And I got this question mostly about cultural differences in my relationship with a Korean man. But if you like the person or you are interested in the culture a lot, you’re automatically more open to it. My partner and I are usually just curious to find out why we behave certain ways, instead of being angry or upset. 

Do you have any advice for people who are struggling to connect or adjust to the culture?

Just be open-minded. Wherever you go, just be friendly, don’t overthink, and be welcoming to people and they will welcome you – most of the time. And if they don’t, just step away from people or things you don’t like or you have a weird gut feeling about. Not everyone will love you or be kind to you, unfortunately, there will always be people not supporting what you do or just being hateful for no reason. I learned to keep my distance from that negativity.

And if you’re lonely, try connecting with others more openly. Apps, Language Exchange, Courses, Meet Ups, and so on. It’s hard to make friends in a new city so you have to step out of your comfort zone and be consistent to make close relationships.

Also, try going on a solo trip! That helped me the most in hard situations. I learned so much about myself and how I cope with things. How I can overcome hardships by myself. Solo Travelling teaches you so much. 

I saw you are a tourist ambassador! Tell me a little bit about that!

I never heard about something like that before I came here. The Korea Tourism Organization pays foreign creators to introduce their followers to new places or experiences around the country. I am now a proud ambassador for the Korea Tourism Organization, the city of Seoul, the Ministry of Foreign Affairs, and some other organizations. They invite me on trips or to experiences, classes, or guided tours – just yesterday I went on a hike to Inwangsan with one of those programs. 

It’s great that you did all this while being a Language student or now on Working Holiday. How was the language course? And how did you get over your anxiety about speaking Korean?

I chose Sogang University for my language course, as they’re focusing on speaking in class. Most language classes in Seoul have the typical “Asian” language teaching system, focussing on memorizing vocabulary, writing, and reading. At Sogang University we spoke so much that we’ve been annoyed by it at some point. But now that I finished my studies there after 15 months, I am happy we did so. I am now not afraid to talk to Koreans at all anymore even though I still make many mistakes 😀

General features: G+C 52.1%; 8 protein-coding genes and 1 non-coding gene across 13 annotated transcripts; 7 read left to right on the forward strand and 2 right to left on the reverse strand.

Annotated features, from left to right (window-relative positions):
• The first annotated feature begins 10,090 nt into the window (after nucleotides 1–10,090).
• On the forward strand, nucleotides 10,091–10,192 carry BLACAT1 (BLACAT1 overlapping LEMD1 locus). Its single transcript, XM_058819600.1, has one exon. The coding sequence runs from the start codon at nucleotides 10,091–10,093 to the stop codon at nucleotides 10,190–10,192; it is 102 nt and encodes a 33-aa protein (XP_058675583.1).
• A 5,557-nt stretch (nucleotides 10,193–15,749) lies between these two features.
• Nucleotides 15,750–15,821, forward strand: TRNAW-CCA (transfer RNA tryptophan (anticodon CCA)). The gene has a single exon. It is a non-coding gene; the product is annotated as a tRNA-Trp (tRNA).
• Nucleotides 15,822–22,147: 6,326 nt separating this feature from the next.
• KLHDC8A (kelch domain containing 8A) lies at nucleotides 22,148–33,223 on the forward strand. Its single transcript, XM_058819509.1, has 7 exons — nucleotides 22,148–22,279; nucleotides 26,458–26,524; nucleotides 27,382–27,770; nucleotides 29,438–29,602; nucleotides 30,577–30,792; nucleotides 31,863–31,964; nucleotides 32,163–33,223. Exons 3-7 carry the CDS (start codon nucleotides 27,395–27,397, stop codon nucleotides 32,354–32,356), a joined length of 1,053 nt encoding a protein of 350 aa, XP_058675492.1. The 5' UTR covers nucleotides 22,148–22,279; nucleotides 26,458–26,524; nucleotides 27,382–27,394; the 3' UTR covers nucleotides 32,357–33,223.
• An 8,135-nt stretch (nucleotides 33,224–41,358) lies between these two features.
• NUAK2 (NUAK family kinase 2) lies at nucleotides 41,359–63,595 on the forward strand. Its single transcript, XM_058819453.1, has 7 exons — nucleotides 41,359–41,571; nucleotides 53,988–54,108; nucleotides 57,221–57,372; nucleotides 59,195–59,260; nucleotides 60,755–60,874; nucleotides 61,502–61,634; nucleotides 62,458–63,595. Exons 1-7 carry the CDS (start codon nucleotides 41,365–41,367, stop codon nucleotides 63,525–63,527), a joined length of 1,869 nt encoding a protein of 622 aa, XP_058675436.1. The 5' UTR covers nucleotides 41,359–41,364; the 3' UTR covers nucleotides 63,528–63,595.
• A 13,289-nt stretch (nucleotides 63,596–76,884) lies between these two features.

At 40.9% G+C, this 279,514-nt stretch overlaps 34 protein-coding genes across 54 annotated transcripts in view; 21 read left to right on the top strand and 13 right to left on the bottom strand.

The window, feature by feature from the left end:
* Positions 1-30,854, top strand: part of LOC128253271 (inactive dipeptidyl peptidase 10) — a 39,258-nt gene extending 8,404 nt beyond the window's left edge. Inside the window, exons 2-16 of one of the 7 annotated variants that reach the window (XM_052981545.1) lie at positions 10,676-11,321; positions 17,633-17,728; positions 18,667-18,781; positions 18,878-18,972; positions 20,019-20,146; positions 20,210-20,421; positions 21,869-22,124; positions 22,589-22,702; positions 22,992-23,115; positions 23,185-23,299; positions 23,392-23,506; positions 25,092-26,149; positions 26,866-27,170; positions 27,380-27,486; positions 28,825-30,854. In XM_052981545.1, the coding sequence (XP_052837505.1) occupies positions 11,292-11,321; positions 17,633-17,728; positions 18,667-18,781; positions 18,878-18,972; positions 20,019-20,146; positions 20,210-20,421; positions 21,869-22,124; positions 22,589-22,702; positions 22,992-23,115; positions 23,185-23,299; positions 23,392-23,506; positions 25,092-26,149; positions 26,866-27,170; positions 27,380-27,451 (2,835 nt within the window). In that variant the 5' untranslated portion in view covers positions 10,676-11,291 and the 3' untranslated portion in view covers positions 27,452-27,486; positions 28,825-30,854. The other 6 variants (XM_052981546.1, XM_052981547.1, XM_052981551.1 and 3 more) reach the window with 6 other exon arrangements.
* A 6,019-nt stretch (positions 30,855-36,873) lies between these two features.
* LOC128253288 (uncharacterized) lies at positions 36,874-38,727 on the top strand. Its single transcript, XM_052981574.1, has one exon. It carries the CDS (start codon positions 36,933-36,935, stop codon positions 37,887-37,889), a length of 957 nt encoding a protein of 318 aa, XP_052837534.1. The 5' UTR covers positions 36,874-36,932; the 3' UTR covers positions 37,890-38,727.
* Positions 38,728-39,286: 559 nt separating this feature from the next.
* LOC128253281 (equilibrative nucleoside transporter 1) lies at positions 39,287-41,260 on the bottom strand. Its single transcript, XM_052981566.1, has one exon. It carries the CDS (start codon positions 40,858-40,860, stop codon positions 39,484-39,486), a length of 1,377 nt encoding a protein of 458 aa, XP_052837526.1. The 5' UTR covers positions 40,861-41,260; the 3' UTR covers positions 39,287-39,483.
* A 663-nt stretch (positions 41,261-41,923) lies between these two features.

Overall I think those Language Courses are the best way to stay in Korea long-term. Speaking the language makes it so much easier to get through life and find a job and friends. I can not recommend the classes enough – it’s quite expensive, but I loved it. I would do it again and again if I could.

What inspires you?

What keeps me creative is traveling. I am a travel content creator, so naturally, as I travel, I see things I want to share with my followers. And, I also see it as a small diary I can look back at later or share with my family and friends at home.

What keeps me motivated are the messages and comments I get. There are times when I feel discouraged when trips get canceled or Instagram’s algorithm is not showing my content to anyone. In those moments it inspires me so much when I hear how much I inspired others. People message me about how much I have helped them to plan their trip, how much they loved the experience I recommended, or that I gave them the last necessary push to change their life after they thought about it for ages. They would tell me how much I motivated them to sit down, research, learn the language, or simply chase their dreams and explore somewhere new. That is the biggest motivation I can get, I love that